Earlier this morning, during the first hour of my three-hour Spanish class, my teacher shared about her experience of the pandemic here in Guatemala and how it has made an already difficult situation that much more so. She talked about her two daughters, ages 13 and 17, who are in public school and don’t have access to live classes. They have a ton of schoolwork to complete—similar to handouts and worksheets—but no teacher to help them. They haven’t had an in-person class in 15 months, and they likely won’t for the rest of this year, equating to two academic years without school when the school year ends in October.
Before the pandemic, the family had one cell phone that they used sparingly, paying for minutes of data as they needed them. Now, they have two, one for each daughter to use to receive assignments during the day. The girls never leave their house in Vista Hermosa because they are terrified of becoming infected with COVID and not having access to healthcare. The lack of access to quality healthcare is a pre-COVID issue exacerbated by the current situation. They complete their homework in the same room where they eat, sleep, play and pray.
When I first arrived in Guatemala in 2017, the level of poverty convicted me in a way nothing else ever had. My first home visit will forever provide the framework for how I understand poverty in the developing world—no running water, limited electricity, dirt floors, holes in the ceiling and extremely limited access to food.
That was back when the average income for families at Escuela Integrada was $277. Per month. Now, with the onset of the pandemic, the average monthly income is $183. That’s $6 per day in a month with only 30 days. Six dollars to pay rent, or six dollars to buy food, or six dollars to take the bus to another town in hopes of selling enough to make a marginal profit.
This level of poverty is far too abstract for many—if not most—people in the U.S. In fact, I would argue it is so abstract that it is easier to dismiss it than to face the fact that people in other parts of the world live like this every single day.
As my teacher and I talked about the impact of the pandemic, we spent some time in conversation about education in Guatemala. Children face an exponential problem of the loss of learning approaching two years and the problem of a decreased overall family income, which will likely result in not returning to school at all in the future. The kids need to work to support their families.
In the U.S., we complained (myself included) about what format of education children had access to—online, in-person, hybrid, etc.—and every conversation was riddled with political debate. Mask wearing became political, business operations became political, and vaccines became political. We had the privilege of debate and the privilege of choice.
Contrast that with a place and, more importantly, a people who don’t have a choice. What type of vaccine do Guatemalans want? Any type of vaccine. How do they feel about wearing masks? Not only is it the law, but it’s for the good of the other person. Are they able to have their business open even with limited hours? “Gracias a Dios” for the opportunity to work.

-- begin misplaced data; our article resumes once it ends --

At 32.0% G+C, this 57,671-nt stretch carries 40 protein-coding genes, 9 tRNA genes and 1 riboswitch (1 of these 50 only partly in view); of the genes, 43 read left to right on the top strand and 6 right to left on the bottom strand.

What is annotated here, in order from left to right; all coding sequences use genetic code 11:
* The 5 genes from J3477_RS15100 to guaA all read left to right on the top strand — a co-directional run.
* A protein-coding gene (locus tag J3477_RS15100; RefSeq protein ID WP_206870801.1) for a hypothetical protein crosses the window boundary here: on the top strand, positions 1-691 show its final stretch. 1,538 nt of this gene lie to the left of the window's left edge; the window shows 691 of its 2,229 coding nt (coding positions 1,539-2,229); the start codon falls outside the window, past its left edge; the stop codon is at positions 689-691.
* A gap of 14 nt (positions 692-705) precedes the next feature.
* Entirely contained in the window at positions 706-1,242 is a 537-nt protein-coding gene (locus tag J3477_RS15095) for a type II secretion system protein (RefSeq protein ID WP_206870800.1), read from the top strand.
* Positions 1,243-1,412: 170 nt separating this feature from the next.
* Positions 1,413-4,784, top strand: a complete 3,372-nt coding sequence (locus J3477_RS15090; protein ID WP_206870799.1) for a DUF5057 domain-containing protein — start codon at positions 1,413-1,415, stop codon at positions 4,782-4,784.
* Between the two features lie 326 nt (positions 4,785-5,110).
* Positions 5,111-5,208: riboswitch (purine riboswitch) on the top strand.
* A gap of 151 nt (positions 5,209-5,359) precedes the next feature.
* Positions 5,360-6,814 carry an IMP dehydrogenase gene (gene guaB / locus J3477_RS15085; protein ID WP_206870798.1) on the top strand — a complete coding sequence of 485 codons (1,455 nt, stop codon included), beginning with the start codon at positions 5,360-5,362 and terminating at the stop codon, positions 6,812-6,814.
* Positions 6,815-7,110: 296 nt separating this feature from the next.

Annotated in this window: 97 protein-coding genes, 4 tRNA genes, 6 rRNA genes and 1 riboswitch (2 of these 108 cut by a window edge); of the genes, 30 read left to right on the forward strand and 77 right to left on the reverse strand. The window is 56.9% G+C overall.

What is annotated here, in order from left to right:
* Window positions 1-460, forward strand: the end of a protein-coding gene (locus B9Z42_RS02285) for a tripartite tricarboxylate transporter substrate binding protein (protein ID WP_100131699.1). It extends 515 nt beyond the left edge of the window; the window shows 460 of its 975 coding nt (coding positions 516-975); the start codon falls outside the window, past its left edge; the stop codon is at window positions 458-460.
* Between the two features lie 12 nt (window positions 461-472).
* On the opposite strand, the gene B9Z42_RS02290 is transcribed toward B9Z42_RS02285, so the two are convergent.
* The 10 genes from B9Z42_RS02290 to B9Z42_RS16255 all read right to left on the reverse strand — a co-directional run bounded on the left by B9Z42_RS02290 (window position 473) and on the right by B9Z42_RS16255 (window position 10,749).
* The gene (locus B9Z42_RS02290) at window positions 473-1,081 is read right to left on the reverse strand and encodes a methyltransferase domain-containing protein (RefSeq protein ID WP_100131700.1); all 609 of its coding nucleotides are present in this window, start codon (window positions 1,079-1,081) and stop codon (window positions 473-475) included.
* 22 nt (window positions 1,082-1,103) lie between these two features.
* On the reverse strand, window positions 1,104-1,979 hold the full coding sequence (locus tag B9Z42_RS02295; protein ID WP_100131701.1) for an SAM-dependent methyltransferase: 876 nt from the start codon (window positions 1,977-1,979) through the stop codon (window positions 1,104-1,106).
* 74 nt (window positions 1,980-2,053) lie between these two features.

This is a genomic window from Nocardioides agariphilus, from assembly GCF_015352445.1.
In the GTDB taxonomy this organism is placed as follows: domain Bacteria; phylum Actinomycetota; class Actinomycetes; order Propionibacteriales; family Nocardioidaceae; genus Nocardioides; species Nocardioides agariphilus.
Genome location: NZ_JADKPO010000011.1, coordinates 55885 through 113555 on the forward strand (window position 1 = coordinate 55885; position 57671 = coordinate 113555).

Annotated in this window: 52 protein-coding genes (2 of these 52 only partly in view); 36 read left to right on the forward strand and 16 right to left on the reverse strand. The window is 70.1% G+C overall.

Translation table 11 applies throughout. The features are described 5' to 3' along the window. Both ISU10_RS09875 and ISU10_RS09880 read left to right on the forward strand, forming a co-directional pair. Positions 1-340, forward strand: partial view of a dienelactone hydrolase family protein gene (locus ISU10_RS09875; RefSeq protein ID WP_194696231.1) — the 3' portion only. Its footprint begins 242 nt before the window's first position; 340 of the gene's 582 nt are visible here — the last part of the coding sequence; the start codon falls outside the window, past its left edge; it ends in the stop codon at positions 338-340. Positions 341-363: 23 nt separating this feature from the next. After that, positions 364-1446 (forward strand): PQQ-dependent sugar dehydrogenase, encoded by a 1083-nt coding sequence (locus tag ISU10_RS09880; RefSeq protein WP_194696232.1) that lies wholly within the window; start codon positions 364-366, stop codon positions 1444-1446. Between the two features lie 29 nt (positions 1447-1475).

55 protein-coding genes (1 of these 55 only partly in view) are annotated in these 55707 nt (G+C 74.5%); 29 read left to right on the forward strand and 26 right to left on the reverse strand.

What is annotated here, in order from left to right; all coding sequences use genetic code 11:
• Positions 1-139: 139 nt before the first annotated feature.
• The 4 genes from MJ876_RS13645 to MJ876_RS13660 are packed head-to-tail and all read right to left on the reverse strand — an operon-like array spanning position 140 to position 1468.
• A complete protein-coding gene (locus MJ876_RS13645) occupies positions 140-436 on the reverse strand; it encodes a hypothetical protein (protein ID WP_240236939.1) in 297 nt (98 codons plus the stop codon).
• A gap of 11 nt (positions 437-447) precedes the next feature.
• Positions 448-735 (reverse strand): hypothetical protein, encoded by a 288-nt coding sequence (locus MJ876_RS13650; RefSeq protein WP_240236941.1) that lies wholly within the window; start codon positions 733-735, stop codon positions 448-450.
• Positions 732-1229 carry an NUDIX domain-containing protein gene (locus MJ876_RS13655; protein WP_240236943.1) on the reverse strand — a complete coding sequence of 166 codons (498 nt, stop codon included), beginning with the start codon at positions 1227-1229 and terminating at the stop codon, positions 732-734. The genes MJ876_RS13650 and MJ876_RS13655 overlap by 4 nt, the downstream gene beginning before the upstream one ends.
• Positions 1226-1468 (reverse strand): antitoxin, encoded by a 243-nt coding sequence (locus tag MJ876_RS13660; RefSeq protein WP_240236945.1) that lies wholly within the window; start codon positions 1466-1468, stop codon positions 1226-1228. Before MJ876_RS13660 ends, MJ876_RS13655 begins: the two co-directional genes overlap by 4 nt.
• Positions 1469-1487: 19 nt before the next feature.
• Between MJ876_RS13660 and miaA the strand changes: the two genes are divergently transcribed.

Simply put, their level of resilience is far superior because that is what is required to survive here.
It’s an enormous undertaking to try to provide education in Guatemala in a regular year. During a pandemic, it is near impossible. But the work of Escuela Integrada continues. The teachers teach live classes through Google Meet and WhatsApp, they meet virtually with their students to provide additional help, and they keep marching on. They don’t know any differently, and they value their profession and the opportunity to work far too much to just give up now.
In a normal year, the kids would eat two hot meals at school, which provided much of the sustenance they had access to. Now, every 15 days, the school provides food bags to supplement what the families are able to purchase. This is a massive operation of shopping, packing and distributing food both at the school and in the many small villages where the students live. The food bags include rice, beans, milk, eggs, pasta and oatmeal. If the students complete their assignments, they get a bonus package of cleaning supplies, oil and cereal.
When we went to San Felipe de Jesus on Wednesday to deliver food bags, one of the dads brought us juice and a small snack to express his immense gratitude for the school. They would not make it if it weren’t for the support of the school. Literally.
Over the last three weeks, I’ve been able to visit families in their homes to see how things are going, both academically and economically. Not once has someone complained. More often than not, they share stories of how God is blessing them during this time of struggle.
As things begin to return to normal in the U.S., I encourage each of you to spend some time praying for the people of Guatemala and countries around the world who still do not have access to vaccines, whose businesses are operating with extremely limited revenue, and where the schools are still closed. The effect of the pandemic in developing countries is far different from the inconveniences we faced for a year.
This year, more than ever, don’t forget that we have an incredible amount of wealth and privilege—even on the days it feels like we don’t—while others face every day as another day of barely making ends meet. And, certainly, if you are interested in learning more or contributing, I am here to answer your questions.
The Faithful Writer